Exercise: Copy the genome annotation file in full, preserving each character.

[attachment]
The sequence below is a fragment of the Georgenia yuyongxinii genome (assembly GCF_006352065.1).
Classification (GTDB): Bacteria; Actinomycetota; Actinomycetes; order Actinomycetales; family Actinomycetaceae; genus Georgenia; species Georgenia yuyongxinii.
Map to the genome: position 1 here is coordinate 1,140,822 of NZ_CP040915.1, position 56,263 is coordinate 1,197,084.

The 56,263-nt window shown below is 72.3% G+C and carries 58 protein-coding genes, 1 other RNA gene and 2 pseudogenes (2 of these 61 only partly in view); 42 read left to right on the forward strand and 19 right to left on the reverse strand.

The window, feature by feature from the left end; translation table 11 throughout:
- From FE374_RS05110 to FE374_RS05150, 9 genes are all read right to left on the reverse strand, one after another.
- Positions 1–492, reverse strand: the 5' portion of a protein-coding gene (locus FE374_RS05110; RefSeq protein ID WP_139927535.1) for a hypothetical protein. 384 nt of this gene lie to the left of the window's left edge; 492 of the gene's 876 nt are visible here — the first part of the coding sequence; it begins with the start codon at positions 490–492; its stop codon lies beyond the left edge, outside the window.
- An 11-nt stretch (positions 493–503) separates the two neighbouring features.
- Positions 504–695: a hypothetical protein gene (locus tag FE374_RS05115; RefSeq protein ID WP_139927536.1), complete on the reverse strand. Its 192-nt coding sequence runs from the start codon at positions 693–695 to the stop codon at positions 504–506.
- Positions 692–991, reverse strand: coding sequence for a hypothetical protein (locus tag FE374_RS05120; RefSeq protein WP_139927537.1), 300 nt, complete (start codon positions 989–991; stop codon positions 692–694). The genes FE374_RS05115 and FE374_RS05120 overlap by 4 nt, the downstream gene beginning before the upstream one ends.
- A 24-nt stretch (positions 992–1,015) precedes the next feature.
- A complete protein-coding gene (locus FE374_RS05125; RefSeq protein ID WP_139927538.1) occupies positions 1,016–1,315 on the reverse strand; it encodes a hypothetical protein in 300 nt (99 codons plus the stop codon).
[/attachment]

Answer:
The sequence below is a fragment of the Georgenia yuyongxinii genome (assembly GCF_006352065.1).
Classification (GTDB): Bacteria; Actinomycetota; Actinomycetes; order Actinomycetales; family Actinomycetaceae; genus Georgenia; species Georgenia yuyongxinii.
Map to the genome: position 1 here is coordinate 1,140,822 of NZ_CP040915.1, position 56,263 is coordinate 1,197,084.

The 56,263-nt window shown below is 72.3% G+C and carries 58 protein-coding genes, 1 other RNA gene and 2 pseudogenes (2 of these 61 only partly in view); 42 read left to right on the forward strand and 19 right to left on the reverse strand.

The window, feature by feature from the left end; translation table 11 throughout:
- From FE374_RS05110 to FE374_RS05150, 9 genes are all read right to left on the reverse strand, one after another.
- Positions 1–492, reverse strand: the 5' portion of a protein-coding gene (locus FE374_RS05110; RefSeq protein ID WP_139927535.1) for a hypothetical protein. 384 nt of this gene lie to the left of the window's left edge; 492 of the gene's 876 nt are visible here — the first part of the coding sequence; it begins with the start codon at positions 490–492; its stop codon lies beyond the left edge, outside the window.
- An 11-nt stretch (positions 493–503) separates the two neighbouring features.
- Positions 504–695: a hypothetical protein gene (locus tag FE374_RS05115; RefSeq protein ID WP_139927536.1), complete on the reverse strand. Its 192-nt coding sequence runs from the start codon at positions 693–695 to the stop codon at positions 504–506.
- Positions 692–991, reverse strand: coding sequence for a hypothetical protein (locus tag FE374_RS05120; RefSeq protein WP_139927537.1), 300 nt, complete (start codon positions 989–991; stop codon positions 692–694). The genes FE374_RS05115 and FE374_RS05120 overlap by 4 nt, the downstream gene beginning before the upstream one ends.
- A 24-nt stretch (positions 992–1,015) precedes the next feature.
- A complete protein-coding gene (locus FE374_RS05125; RefSeq protein ID WP_139927538.1) occupies positions 1,016–1,315 on the reverse strand; it encodes a hypothetical protein in 300 nt (99 codons plus the stop codon).